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Lymphatic Organs and Tissues

A lymph node is a small bean-shaped organ in the lymphatic system that lies along a lymph vessel, usually in a group.
Lymph nodes
A lymph node is a small bean-shaped organ in the lymphatic system that lies along a lymph vessel, usually in a group. There are 8 to 10 nodes in the lymphatic system that drain the lymph before returning to the veins. Depending on their size, these nodes range from very small to large: smaller nodes are the size of a pinhead, while larger nodes are the size of an almond.

The outer shell of lymph nodes is made up of fibers that dip into the tissue inside, forming partitions, also known as trabeculae. There are several lymphocytes and macrophages present in the reticular and lymphatic tissue of the lymph nodes. Four or five lymph vessels may carry lymph into a node, whereas only one efferent vessel transports the lymph out of the node. An artery enters each lymph node via its hilum, and a vein and efferent lymph vessels exit it via its vein. Throughout the body, there are large numbers of lymph nodes arranged in groups deep and superficial. A lymphatic fluid travels between the deep and superficial cervical nodes in the head and neck.

Lymph from the upper limb passes through nodes located in the elbow region, then through nodes located in the axillae and the deep lymph nodes. A group of lymph nodes is located close to the esophagus and the chest wall, so lymph from the thoracic cavity drains into it. A large proportion of breast lymph passes through axillary nodes.
Functions – phagocytosis and filtering, the proliferation of lymphocytes.

The spleen is the largest of the lymph organs and contains reticular and lymphatic tissue. Within the abdominal cavity, the spleen is situated between the stomach fundus and the diaphragm on the left hypochondrium. A purplish-colored blood vessel usually measures 12 cm long by 7 cm wide by 2.5 cm thick and can vary in size from person to person. It weighs around 200 grams.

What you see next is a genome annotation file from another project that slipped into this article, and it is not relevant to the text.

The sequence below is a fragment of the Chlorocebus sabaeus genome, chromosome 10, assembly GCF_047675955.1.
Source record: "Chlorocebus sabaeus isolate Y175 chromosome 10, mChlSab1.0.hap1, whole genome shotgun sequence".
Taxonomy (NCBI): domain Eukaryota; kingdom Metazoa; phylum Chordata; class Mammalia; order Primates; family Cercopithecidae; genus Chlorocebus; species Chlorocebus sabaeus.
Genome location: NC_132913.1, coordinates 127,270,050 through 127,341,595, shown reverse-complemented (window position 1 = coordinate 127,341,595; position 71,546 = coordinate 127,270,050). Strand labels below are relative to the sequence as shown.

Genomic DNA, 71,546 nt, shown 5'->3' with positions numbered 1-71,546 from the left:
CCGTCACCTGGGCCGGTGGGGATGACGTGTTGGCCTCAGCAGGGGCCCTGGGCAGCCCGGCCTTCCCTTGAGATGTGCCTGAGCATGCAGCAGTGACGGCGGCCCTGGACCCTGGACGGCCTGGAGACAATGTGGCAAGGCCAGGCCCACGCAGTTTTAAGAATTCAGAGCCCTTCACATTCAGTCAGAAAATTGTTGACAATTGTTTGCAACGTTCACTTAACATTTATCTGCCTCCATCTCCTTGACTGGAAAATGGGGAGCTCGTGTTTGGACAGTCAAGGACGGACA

There is a hilum on the lower medial border of the spleen, giving it a slightly oval shape. There is a peritoneum covering the anterior surface. The organ is encased in a fibroelastic capsule, which dips into it, creating the trabeculae. Between the trabeculae lies the splenic pulp, a cellular material that consists of lymphocytes and macrophages. In a red pulp, blood is found in large amounts, while in a white pulp, lymphatic tissue consists of cells that surround blood vessels with lymphocytes and macrophages.

In the spleen, there are four structures: splenic artery, coeliac artery branch, splenic vein, lymphatic vessel (efferent only), and nerve. Splenic pulp is closely associated with splenic sinusoids, and blood traveling through them flows through pores between the endothelial cells.

Spleen-associated organs
From superior to posterior – diaphragm
Colic flexion of the left side of the large intestine is at inferior
In the anterior view, the stomach's fundus
Left kidney and pancreas medially
Located behind the diaphragm between the intercostal muscles and the nine, ten, and eleventh ribs